Guarantees negated

Windscribe’s admission underscores the risks posed by an explosion of VPN services in recent years, many from businesses few people have heard of before. People use VPNs to funnel all their Internet traffic into an encrypted tunnel, to prevent people connected to the same network from being able to read or tamper with data or to detect the IP addresses of the two parties communicating. The VPN service then decrypts the traffic and sends it to its final destination.

By failing to follow standard industry practices, Windscribe largely negated those security guarantees. While the company attempted to play down the impact by laying out the requirements an attacker would have to satisfy to be successful, those conditions are precisely the ones VPNs are designed to protect against. Specifically, Windscribe said, the conditions and the potential consequences are:

  • The attacker has control over your network and can intercept all communications (privileged position for MITM attack)
  • You are using a legacy DNS resolver (legacy DNS traffic is unencrypted and subject to MITM)
  • The attacker has the ability to manipulate your unencrypted DNS queries (the DNS entries used to pick an IP address of one of our servers)
  • You are NOT using our Windscribe applications (our apps connect via IP and not DNS entries)

The potential impact for the user if all of the above conditions are true:

  • An attacker would be able to see unencrypted traffic inside of your VPN tunnel
  • Encrypted conversations like HTTPS web traffic or encrypted messaging services would not be affected
  • An attacker would be able to see the source and destinations of traffic

It’s important to remember that:

  • Most internet traffic is encrypted (HTTPS) inside of your VPN tunnel
  • No historical traffic is at risk thanks to PFS (perfect forward secrecy) which prevents decryption of historical traffic, even if one possesses the private key for a server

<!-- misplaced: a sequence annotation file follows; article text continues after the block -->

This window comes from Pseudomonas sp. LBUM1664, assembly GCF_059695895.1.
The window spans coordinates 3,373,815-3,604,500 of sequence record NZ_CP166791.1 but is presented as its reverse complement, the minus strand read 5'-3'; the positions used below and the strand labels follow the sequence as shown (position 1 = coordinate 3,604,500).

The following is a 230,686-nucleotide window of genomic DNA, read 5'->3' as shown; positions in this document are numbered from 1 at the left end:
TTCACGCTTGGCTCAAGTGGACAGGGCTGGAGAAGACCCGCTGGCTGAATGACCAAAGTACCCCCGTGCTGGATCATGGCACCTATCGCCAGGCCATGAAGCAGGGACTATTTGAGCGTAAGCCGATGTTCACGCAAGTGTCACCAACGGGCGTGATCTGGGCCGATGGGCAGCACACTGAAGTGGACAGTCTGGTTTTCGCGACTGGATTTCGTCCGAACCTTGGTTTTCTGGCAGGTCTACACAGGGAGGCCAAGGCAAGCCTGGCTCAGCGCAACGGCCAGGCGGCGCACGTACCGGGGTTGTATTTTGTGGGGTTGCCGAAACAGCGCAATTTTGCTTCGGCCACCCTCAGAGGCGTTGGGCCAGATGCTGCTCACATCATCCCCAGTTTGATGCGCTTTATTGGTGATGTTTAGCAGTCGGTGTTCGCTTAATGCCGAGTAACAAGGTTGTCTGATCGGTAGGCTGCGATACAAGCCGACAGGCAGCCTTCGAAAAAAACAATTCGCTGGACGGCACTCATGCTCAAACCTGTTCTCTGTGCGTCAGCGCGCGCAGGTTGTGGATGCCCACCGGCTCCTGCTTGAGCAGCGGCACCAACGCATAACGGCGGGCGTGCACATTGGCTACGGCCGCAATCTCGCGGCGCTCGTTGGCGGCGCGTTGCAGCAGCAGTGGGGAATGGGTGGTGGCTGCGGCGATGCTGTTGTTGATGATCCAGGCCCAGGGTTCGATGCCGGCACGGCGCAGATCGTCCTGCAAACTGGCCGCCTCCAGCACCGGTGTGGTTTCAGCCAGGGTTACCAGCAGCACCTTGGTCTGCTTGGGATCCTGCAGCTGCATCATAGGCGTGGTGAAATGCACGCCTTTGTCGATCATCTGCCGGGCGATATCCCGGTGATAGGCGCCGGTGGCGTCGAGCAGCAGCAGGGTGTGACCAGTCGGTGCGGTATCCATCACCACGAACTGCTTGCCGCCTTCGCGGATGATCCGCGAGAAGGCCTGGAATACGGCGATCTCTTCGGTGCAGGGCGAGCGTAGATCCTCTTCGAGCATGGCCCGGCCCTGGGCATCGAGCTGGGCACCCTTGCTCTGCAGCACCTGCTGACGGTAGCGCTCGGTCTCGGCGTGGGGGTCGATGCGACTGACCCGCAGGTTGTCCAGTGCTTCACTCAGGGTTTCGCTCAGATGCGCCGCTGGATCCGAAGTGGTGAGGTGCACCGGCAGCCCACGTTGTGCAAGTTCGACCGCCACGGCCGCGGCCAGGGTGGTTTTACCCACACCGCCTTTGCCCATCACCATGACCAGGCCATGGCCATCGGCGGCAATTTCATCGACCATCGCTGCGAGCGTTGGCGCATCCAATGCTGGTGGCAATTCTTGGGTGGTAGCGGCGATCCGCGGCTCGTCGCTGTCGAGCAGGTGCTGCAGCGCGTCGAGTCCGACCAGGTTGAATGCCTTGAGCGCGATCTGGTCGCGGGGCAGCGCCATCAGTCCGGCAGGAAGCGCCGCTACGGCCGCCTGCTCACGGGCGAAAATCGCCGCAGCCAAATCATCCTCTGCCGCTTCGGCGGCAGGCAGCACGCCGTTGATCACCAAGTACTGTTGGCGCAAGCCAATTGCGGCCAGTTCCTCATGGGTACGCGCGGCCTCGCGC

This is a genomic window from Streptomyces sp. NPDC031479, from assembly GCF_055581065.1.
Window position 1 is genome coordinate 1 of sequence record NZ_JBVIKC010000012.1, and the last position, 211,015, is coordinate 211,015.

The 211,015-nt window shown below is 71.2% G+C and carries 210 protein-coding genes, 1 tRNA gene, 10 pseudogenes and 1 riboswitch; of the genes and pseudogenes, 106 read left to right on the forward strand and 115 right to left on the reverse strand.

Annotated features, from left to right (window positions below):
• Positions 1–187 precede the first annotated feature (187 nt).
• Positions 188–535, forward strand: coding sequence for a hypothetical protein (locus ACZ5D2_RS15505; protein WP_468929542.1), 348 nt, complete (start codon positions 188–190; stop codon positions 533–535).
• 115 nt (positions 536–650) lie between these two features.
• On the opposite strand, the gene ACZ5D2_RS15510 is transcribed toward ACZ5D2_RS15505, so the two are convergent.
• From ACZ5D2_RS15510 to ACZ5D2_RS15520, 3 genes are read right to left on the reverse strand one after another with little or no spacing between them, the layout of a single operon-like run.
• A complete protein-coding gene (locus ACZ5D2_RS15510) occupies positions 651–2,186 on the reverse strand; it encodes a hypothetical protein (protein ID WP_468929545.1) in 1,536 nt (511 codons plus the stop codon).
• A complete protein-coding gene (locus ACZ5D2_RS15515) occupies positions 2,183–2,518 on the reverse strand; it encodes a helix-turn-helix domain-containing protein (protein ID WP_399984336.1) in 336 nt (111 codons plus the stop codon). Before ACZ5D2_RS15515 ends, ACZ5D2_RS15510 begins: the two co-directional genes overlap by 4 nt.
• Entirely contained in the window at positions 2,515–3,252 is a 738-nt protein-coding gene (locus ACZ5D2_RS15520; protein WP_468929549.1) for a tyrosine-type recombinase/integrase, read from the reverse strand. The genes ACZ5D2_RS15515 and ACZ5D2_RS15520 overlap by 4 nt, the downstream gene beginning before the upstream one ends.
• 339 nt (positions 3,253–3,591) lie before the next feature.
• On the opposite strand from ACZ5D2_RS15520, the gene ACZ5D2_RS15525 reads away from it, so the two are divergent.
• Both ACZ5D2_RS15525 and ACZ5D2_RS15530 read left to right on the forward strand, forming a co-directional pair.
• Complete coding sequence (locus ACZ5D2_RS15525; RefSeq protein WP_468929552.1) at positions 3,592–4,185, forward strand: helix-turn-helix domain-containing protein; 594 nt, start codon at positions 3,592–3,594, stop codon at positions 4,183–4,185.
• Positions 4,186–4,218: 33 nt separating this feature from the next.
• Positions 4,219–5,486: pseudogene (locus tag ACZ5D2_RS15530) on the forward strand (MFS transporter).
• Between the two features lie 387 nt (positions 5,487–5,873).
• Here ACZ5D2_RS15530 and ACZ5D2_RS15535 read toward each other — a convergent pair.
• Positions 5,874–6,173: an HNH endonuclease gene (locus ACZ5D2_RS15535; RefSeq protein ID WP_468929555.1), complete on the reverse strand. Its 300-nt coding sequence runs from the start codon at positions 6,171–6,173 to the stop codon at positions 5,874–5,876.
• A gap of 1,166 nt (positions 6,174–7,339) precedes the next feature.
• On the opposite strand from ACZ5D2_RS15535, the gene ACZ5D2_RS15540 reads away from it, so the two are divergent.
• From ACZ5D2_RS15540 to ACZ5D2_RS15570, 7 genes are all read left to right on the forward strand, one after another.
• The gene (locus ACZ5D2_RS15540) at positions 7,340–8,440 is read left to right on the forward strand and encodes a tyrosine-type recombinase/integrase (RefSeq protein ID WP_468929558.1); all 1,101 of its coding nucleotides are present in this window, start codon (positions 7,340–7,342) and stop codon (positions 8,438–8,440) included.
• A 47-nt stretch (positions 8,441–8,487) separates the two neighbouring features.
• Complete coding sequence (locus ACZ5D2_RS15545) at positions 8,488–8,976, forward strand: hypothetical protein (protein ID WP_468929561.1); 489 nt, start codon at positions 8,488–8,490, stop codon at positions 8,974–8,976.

• No other protocols supported by our servers are affected, only OpenVPN

Three years late

Besides the lack of encryption, the company also uses data compression to improve network performance. Research presented at the 2018 Black Hat security conference in Las Vegas disclosed an attack known as Voracle, which uses clues left behind in compression to decrypt data protected by OpenVPN-based VPNs. A few months later, OpenVPN deprecated the feature.

The privacy-tools maker said it’s in the process of overhauling its VPN offering to provide better security. Changes include:

  • Discontinuing use of its current OpenVPN certificate authority in favor of a new one that “follows industry best practices, including the use of an intermediate certificate authority (CA)”
  • Transitioning all servers to operate as in-memory servers with no hard disk backing. This means that any data the machines contain or generate, live solely in RAM and can’t be accessed once a machine has been shut off or rebooted
  • Implementing a forked version of Wireguard as the primary VPN protocol.
  • Deploying “resilient authentication backend” to allow VPN servers to function even if there is a complete outage of core infrastructure.
  • Enabling new application features, such as the ability to change IP addresses without disconnecting, request a specific and static IP, and “multi-hop, client side R.O.B.E.R.T. rules that are not stored in any database.”

Windscribe representatives didn’t respond to an email seeking comment for this post. It’s not clear how many active users the service has. The company’s Android app, however, lists more than 5 million installs, an indication that the user base is likely large.

The seizure of the Windscribe servers underscores the importance of the kind of basic VPN security hygiene that the company failed to follow. That, in turn, emphasizes the risks posed when people rely on little-known or untested services to shield their Internet use from prying eyes.

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iOS 14.7.1 and macOS 11.5.1 arrive with one bug fix and one security fix

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Enlarge / Apple executive Craig Federighi unveiled iOS 15 this summer. That version is coming later this year.

Apple has issued a new software update for iPhones, iPads, and Macs just a few days after the company launched macOS 10.15 and iOS/iPadOS 14.7.

The updates add no new features, but the iPhone update fixes one bug. From Apple’s release notes: